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  • President Ma attends 2011 Asia Democracy and Human Rights Award ceremony
  • Date
2011/12/10
President Ma attends 2011 Asia Democracy and Human Rights Award ceremony. President Ma attends 6th Asia Democracy and Human Rights Award ceremony.
On the morning of December 10, International Human Rights Day, President Ma Ying-jeou attended the ceremony for the presentation of the Taiwan Foundation for Democracy's 6th Asia Democracy and Human Rights Award. In presenting this year's award to Boat People SOS of the United States, the president stated that the organization has been singled out this year for its outstanding contributions in promoting democracy and protecting human rights. Among those attending the ceremony were Taiwan Foundation for Democracy Chairman Wang Jin-pyng (王金平), Boat People SOS Executive Director Nguyen Dinh Thang, members of the diplomatic corps here, and representatives from various nations.

In an address delivered at the event, President Ma stated that Taiwan successfully carried out a transition to democracy after 38 years of martial law. The Taiwan Foundation for Democracy was established in order to solidify the achievements of Taiwan's democratic transformation, and Legislative Yuan President Wang Jin-pyng in 2003 became the organization's first chairman. The foundation began issuing the Asia Democracy and Human Rights Award in 2006, and the award has earned recognition from non-governmental agencies throughout the world. President Ma explained that the foundation bestows the award each year on December 10, which is International Human Rights Day. On the one hand, this symbolizes the importance that the ROC attaches to human rights, while at the same time it enables the world to understand that the efforts being made here to protect human rights are in step with the rest of the world.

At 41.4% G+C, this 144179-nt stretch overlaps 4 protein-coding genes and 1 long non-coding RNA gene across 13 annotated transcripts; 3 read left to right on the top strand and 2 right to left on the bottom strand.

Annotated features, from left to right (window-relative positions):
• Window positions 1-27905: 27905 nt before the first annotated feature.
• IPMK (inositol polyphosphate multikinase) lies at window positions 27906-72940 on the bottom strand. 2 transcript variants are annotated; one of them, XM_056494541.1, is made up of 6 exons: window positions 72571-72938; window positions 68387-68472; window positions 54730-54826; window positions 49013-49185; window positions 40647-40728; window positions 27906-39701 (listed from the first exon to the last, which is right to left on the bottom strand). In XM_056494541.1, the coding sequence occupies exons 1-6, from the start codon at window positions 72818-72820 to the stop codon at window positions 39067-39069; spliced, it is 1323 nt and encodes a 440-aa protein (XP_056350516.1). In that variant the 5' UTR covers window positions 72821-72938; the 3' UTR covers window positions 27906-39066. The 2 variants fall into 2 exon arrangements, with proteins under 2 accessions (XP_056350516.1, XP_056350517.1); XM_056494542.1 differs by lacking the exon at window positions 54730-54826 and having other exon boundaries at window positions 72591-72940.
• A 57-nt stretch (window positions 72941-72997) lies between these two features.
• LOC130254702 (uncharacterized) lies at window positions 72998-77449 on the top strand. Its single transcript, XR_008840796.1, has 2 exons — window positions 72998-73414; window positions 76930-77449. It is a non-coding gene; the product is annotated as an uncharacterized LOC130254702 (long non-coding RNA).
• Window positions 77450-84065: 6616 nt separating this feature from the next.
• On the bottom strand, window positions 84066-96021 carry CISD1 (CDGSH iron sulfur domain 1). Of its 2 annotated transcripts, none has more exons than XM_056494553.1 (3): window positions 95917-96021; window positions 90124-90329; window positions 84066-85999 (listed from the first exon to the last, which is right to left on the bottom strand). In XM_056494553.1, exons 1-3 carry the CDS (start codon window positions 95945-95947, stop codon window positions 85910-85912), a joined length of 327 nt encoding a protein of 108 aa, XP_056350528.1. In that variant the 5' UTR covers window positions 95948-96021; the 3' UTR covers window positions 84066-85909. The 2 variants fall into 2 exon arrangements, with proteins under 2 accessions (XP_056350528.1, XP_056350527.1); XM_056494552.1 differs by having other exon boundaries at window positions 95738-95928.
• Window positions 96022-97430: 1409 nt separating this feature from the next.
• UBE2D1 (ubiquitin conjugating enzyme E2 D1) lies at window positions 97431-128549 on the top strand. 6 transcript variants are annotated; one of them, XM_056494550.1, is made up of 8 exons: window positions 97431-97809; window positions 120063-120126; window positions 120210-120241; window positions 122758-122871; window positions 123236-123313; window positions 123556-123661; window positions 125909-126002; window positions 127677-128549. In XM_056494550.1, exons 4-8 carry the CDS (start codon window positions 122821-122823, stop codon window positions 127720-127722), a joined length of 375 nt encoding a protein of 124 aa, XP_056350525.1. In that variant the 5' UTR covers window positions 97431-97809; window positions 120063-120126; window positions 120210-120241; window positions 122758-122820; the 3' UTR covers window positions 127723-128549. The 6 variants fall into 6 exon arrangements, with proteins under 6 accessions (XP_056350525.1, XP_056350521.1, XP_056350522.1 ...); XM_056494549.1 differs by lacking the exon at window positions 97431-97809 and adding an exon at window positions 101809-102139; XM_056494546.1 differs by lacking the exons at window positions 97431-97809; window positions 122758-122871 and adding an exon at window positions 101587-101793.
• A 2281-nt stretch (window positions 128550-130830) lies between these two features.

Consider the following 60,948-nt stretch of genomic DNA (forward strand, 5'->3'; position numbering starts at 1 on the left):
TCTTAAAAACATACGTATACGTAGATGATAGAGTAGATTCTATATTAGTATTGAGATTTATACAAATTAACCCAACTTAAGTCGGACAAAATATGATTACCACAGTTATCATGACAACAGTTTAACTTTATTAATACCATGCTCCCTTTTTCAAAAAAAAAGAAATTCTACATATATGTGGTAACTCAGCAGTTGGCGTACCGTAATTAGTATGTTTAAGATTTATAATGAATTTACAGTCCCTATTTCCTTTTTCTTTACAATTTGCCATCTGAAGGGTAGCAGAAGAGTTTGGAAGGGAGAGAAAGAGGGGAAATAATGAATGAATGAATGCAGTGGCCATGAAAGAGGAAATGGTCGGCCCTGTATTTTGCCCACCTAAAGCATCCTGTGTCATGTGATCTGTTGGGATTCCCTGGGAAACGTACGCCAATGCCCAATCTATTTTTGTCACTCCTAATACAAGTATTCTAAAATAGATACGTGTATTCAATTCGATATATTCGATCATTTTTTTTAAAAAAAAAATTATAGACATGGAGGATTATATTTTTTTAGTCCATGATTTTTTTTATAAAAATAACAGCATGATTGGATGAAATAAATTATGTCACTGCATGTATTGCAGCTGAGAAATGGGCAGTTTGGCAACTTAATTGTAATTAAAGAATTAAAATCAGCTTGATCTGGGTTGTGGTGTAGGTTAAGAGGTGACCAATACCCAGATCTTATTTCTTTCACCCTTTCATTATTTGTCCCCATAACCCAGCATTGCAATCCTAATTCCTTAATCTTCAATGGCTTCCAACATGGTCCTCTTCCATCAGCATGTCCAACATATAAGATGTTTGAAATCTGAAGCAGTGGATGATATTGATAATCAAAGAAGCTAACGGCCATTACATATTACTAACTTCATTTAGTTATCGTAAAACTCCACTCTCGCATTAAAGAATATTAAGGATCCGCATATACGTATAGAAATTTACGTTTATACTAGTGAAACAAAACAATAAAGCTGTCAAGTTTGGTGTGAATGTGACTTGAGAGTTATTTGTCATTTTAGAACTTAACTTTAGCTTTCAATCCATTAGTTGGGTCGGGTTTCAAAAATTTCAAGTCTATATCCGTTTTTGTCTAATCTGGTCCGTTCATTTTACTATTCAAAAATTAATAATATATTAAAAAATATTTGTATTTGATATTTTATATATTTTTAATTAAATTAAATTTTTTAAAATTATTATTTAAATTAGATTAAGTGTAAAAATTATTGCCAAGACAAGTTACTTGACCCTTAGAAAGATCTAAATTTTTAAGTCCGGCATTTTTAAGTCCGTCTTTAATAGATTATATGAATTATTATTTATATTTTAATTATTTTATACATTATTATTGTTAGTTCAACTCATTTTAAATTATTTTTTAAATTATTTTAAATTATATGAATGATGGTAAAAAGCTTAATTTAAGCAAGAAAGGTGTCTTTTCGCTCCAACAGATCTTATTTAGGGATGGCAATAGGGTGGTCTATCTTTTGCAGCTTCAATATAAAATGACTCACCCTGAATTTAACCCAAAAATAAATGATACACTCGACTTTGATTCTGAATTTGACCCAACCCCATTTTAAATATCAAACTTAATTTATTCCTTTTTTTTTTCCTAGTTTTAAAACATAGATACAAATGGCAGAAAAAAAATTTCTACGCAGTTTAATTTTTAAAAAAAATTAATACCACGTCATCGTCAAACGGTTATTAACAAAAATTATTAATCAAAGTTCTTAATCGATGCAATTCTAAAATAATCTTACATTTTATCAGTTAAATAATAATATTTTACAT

President Ma furthermore stated that last year's Asia Democracy and Human Rights Award was given to India's Rescue Foundation, while this year's recipient, Boat People SOS, is based in the United States. In introducing the organization, he remarked that Boat People SOS was established in 1980 and over the past 30 years has worked with governments and non-governmental organizations throughout the world in assisting refugees to find homes and make a life in other countries. It has also had considerable success in encouraging countries worldwide to pass laws aimed at preventing human trafficking. Boat People SOS previously helped American Samoa to rescue 250 victims of human trafficking. President Ma said that work in this regard has been extended to other Asia-Pacific nations, which he lauded as extremely admirable.